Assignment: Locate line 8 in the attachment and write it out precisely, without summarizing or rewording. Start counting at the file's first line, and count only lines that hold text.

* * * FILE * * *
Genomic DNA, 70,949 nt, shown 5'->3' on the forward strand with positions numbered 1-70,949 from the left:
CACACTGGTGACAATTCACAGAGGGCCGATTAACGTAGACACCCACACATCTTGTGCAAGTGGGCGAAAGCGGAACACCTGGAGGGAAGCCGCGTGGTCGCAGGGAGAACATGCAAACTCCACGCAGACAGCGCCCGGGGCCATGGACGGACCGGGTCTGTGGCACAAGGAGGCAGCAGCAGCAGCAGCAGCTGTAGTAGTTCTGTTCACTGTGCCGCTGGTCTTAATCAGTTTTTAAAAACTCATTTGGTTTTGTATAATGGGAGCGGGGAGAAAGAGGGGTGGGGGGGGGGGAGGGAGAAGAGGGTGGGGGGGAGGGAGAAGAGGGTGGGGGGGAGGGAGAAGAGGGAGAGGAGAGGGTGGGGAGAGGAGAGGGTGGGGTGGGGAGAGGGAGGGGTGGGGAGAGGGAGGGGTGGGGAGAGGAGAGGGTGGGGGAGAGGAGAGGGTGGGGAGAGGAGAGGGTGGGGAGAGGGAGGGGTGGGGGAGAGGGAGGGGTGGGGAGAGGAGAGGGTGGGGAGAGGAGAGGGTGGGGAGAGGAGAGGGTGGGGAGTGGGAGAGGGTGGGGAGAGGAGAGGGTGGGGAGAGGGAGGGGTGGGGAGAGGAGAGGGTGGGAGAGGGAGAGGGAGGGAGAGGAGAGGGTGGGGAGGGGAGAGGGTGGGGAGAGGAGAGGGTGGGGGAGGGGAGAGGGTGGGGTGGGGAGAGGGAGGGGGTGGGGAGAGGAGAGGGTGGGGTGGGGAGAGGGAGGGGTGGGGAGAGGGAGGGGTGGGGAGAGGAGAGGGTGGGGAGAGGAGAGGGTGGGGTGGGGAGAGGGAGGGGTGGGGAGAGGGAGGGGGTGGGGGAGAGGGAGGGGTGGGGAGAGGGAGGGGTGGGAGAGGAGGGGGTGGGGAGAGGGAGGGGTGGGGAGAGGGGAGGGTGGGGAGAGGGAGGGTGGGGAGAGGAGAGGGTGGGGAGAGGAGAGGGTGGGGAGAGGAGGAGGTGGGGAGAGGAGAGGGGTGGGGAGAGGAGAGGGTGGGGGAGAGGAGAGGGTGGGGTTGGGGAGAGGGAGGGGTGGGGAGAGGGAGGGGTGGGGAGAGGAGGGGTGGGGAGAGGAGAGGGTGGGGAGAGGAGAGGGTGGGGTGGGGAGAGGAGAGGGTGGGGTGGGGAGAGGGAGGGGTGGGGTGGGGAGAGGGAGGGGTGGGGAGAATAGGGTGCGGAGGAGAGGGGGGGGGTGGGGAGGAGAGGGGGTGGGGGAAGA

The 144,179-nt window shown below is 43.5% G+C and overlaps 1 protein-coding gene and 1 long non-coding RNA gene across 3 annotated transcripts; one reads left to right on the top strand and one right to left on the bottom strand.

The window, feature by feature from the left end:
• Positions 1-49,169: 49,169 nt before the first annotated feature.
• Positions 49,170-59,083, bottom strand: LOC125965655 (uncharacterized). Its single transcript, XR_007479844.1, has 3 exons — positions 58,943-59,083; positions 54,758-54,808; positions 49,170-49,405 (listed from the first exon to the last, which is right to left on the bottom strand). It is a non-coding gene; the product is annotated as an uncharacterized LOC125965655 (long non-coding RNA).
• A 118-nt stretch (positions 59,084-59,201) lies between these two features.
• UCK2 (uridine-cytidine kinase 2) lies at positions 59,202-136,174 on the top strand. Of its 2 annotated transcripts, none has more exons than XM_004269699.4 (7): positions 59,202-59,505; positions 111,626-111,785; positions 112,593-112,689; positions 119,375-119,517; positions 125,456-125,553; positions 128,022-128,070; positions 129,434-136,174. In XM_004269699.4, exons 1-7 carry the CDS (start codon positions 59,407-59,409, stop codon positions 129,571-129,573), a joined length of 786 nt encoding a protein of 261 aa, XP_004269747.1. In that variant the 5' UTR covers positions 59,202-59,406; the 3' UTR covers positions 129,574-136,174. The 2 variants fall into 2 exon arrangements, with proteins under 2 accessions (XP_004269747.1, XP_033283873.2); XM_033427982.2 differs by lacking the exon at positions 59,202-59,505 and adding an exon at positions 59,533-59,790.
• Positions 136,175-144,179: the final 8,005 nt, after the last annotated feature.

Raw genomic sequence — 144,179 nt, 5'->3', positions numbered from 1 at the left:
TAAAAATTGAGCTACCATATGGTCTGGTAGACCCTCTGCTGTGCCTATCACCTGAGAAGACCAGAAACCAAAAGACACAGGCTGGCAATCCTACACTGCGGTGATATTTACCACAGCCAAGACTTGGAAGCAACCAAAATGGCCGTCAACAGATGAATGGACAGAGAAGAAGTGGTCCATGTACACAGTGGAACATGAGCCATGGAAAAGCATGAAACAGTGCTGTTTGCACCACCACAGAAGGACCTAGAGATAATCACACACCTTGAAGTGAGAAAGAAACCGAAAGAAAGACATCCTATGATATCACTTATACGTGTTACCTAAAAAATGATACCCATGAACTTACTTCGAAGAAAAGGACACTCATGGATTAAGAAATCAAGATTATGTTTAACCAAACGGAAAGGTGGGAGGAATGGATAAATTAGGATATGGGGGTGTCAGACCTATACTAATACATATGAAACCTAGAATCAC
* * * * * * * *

• UCK2 (uridine-cytidine kinase 2) lies at positions 59,202-136,174 on the top strand. Of its 2 annotated transcripts, none has more exons than XM_004269699.4 (7): positions 59,202-59,505; positions 111,626-111,785; positions 112,593-112,689; positions 119,375-119,517; positions 125,456-125,553; positions 128,022-128,070; positions 129,434-136,174. In XM_004269699.4, exons 1-7 carry the CDS (start codon positions 59,407-59,409, stop codon positions 129,571-129,573), a joined length of 786 nt encoding a protein of 261 aa, XP_004269747.1. In that variant the 5' UTR covers positions 59,202-59,406; the 3' UTR covers positions 129,574-136,174. The 2 variants fall into 2 exon arrangements, with proteins under 2 accessions (XP_004269747.1, XP_033283873.2); XM_033427982.2 differs by lacking the exon at positions 59,202-59,505 and adding an exon at positions 59,533-59,790.